Analog radios are one of the few things that still work (relatively) the same as they did 100 years ago.
Since the days of morse code, analog radios continue to be widely used. Why?
Because they work. And they work well.
Still, technology is constantly changing and improving.
Digital radio systems are expanding the abilities of two-way radios and paving a new path that may drastically change the future of two-way radios.
Before delving into the analog vs digital radio discussion, let’s first understand the basics of both.
What is an Analog Radio?
Analog Radios have been used to communicate since the 1930s to carry messages between military ops and business professionals.
Analog radios use either VHF or UHF carrier waves to carry a message. The carrier wave connects to a receiving radio that demodulates the frequency to play the voice message.
By very definition, an analog radio created an “analogy” of the voice across radio waves.
What is a Digital Radio?
Digital radios change the game entirely.
Rather than using waves, the information is translated into a binary format.
This creates a more exact and continuous segment rather than relying on the quality of radio waves.
With digital technology, the sound is either crystal clear or nonexistent. You don’t get the fading, cutting in and out, or breaking up like you would with an analog radio. It either is within range and works perfectly or will immediately drop off once it’s out of transmission range.
Analog vs Digital Radio – Comparing the Pros and Cons
On the surface, the analog vs digital radio debate appears to favor digital radios, but it isn’t that simple. Before drawing any judgments, let’s weigh the pros and cons of both systems.
Pros and Cons of Analog Radios
Older doesn’t necessarily mean outdated.
Today’s analog radios are a reliable option in today’s market with many advantages to commercial users.
- Cheaper: When comparing the cost of analog vs digital radios, analog radios are usually less expensive, which is perhaps their biggest advantage and makes them more appealing. Although some experts claim that this price differential will be null in a few years when digital products become more affordable.
- Inter-Operable: Because they have been around forever, there are several accessories and add-ons available to analog radios. Even new analog radios work with older equipment and accessories.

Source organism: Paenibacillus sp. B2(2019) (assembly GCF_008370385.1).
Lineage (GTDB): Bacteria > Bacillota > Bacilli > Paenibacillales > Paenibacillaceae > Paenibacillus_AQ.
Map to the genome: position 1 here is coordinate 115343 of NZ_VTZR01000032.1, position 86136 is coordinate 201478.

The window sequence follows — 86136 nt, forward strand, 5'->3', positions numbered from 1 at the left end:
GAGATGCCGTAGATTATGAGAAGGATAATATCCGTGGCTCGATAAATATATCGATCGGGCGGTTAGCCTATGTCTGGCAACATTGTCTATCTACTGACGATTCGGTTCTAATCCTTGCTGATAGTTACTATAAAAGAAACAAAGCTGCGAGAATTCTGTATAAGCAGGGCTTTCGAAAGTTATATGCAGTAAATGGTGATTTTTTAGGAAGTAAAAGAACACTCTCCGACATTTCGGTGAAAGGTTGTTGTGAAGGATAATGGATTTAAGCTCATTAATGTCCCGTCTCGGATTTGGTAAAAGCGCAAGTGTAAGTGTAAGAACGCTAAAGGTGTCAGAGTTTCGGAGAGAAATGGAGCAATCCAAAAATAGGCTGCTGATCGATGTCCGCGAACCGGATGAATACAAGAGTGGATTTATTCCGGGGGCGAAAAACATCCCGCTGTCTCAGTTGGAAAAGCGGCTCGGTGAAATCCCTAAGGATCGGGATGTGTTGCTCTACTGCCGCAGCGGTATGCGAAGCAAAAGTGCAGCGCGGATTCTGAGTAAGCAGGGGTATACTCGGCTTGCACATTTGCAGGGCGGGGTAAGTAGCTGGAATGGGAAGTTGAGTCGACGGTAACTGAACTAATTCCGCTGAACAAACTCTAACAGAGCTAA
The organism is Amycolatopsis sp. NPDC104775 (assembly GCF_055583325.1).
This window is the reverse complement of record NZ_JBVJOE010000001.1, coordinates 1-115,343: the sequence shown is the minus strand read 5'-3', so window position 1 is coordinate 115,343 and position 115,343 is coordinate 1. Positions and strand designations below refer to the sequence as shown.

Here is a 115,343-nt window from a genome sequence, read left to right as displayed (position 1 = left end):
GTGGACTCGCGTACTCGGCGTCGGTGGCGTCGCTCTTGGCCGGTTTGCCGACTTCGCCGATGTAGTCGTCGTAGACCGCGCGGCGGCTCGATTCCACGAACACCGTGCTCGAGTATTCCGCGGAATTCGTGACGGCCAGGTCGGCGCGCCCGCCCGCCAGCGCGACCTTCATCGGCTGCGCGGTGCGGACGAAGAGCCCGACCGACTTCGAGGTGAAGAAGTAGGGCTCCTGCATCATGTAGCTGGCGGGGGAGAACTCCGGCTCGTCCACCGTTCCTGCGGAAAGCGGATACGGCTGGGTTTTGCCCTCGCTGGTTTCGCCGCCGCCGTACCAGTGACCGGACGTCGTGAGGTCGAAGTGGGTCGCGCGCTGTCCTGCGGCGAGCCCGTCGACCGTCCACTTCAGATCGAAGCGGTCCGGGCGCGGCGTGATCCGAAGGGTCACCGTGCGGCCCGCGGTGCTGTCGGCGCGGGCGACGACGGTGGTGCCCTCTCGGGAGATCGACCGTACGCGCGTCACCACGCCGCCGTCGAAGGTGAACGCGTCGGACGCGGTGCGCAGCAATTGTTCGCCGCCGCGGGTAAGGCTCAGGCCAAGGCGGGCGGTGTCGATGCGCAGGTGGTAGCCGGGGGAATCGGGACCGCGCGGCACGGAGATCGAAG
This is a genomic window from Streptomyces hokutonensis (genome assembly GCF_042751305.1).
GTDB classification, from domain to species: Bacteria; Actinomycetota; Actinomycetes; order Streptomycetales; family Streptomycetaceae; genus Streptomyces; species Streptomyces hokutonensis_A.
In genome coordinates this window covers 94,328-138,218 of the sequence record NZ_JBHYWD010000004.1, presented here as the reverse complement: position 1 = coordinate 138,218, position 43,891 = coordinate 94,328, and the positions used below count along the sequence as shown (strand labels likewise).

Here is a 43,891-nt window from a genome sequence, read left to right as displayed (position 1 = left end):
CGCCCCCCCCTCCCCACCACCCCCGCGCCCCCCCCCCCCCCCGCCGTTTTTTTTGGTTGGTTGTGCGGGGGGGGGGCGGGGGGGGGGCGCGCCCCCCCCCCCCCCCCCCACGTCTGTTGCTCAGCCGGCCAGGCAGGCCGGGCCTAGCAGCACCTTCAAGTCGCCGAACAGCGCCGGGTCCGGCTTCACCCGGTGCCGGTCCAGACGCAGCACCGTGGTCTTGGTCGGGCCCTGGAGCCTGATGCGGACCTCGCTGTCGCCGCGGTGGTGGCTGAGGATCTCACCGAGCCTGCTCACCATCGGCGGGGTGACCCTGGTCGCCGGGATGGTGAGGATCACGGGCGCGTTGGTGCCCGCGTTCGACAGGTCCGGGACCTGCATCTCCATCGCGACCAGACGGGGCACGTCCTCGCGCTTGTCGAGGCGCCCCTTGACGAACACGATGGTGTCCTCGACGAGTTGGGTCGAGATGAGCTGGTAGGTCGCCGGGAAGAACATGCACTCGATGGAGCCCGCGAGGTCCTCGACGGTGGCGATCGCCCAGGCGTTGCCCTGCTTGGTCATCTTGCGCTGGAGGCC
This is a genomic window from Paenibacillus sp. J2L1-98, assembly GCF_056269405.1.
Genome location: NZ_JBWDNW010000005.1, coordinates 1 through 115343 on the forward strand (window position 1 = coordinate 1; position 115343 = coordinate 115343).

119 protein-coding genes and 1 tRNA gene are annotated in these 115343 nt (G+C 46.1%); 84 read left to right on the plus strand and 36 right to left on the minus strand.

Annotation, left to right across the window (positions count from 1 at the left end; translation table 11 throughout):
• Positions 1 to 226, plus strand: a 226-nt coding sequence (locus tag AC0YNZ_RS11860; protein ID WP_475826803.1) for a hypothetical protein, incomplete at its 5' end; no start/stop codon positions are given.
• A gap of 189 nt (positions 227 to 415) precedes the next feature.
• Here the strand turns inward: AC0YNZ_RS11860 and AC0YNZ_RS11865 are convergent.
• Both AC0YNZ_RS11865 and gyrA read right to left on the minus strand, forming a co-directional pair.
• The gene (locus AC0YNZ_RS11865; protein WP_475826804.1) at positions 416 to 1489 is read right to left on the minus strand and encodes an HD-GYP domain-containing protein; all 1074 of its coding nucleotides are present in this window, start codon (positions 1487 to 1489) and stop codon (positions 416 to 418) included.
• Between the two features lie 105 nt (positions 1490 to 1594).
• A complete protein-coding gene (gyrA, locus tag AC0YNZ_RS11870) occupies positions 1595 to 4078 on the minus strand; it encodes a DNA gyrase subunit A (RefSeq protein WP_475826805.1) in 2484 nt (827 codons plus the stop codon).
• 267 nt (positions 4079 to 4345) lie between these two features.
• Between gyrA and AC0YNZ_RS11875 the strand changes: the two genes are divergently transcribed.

- Easy to Use: Analog radios are a popular choice for first-time users because of their simplicity and user-friendly interface.
- Coverage: For areas where users may be moving in and out of coverage, (search and rescue, wilderness, or outdoor pursuits) analog radios work better because they can provide more coverage options, even if the signal is weak.
- No Group Chats: Most analog radios are only capable of one two-way conversation at a time, meaning you can only have a conversation with one person at a time.
- Older Technology: Analog technology is the same as it always was and always will be. While devices can be upgraded, the technology cannot. Some device aspects of analog radio can be upgraded, at the end of the day, the analog radios still operate using the same simple technology.
Pros and Cons of Digital Radios
Professional radio communications made a big leap with digital radio options. The regulations and real-world needs have driven the innovation in two-way radio technology.
- Group Chat: Digital radios are capable of more than one conversation on the same channel allowing multiple people to participate in the conversation.
- Noise Canceling Technology: Background noise can be reduced to make communication on digital radios more clear.
- Evolving Features and Upgrades: New software upgrades are consistently offering increased performance and new features.
- Better Battery Life: Digital radios typically have 30-50 percent more battery life than analog radios.
- More Secure: Digital offers end-to-end AES 256 encryption to keep your sensitive communications secure.
- Interface Learning Curve: Digital products are more advanced than analog radios, and so they aren’t as user-friendly for first-time users. It may take more time to learn and get used to it, similar to getting a new cell phone and learning all the new features.
- More expensive: Digital radios are typically more expensive than analog options.
- Dropped Signal: Because digital radios aim to cut out and background noise, the signal may drop if there is too much frequency noise.
FAQs About Analog and Digital Radios: